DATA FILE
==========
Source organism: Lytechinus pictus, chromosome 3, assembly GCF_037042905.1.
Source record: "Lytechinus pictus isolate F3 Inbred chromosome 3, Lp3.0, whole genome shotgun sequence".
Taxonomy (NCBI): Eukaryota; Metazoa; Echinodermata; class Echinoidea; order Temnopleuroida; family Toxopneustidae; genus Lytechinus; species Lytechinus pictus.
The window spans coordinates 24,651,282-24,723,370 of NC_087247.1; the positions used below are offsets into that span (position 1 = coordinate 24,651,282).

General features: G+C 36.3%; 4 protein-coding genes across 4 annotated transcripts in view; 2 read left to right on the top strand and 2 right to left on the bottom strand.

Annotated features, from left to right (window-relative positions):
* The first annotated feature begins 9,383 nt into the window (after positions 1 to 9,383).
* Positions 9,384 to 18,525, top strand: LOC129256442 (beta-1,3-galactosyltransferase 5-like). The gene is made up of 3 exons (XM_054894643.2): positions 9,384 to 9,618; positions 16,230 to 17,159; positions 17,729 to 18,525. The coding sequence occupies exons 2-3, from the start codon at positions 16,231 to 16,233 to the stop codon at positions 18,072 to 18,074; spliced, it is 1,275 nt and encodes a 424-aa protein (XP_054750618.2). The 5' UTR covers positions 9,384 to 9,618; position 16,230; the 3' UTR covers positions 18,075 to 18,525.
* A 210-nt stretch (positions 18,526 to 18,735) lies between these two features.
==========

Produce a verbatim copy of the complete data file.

Source organism: Lytechinus pictus, chromosome 3, assembly GCF_037042905.1.
Source record: "Lytechinus pictus isolate F3 Inbred chromosome 3, Lp3.0, whole genome shotgun sequence".
Taxonomy (NCBI): Eukaryota; Metazoa; Echinodermata; class Echinoidea; order Temnopleuroida; family Toxopneustidae; genus Lytechinus; species Lytechinus pictus.
The window spans coordinates 24,651,282-24,723,370 of NC_087247.1; the positions used below are offsets into that span (position 1 = coordinate 24,651,282).

General features: G+C 36.3%; 4 protein-coding genes across 4 annotated transcripts in view; 2 read left to right on the top strand and 2 right to left on the bottom strand.

Annotated features, from left to right (window-relative positions):
* The first annotated feature begins 9,383 nt into the window (after positions 1 to 9,383).
* Positions 9,384 to 18,525, top strand: LOC129256442 (beta-1,3-galactosyltransferase 5-like). The gene is made up of 3 exons (XM_054894643.2): positions 9,384 to 9,618; positions 16,230 to 17,159; positions 17,729 to 18,525. The coding sequence occupies exons 2-3, from the start codon at positions 16,231 to 16,233 to the stop codon at positions 18,072 to 18,074; spliced, it is 1,275 nt and encodes a 424-aa protein (XP_054750618.2). The 5' UTR covers positions 9,384 to 9,618; position 16,230; the 3' UTR covers positions 18,075 to 18,525.
* A 210-nt stretch (positions 18,526 to 18,735) lies between these two features.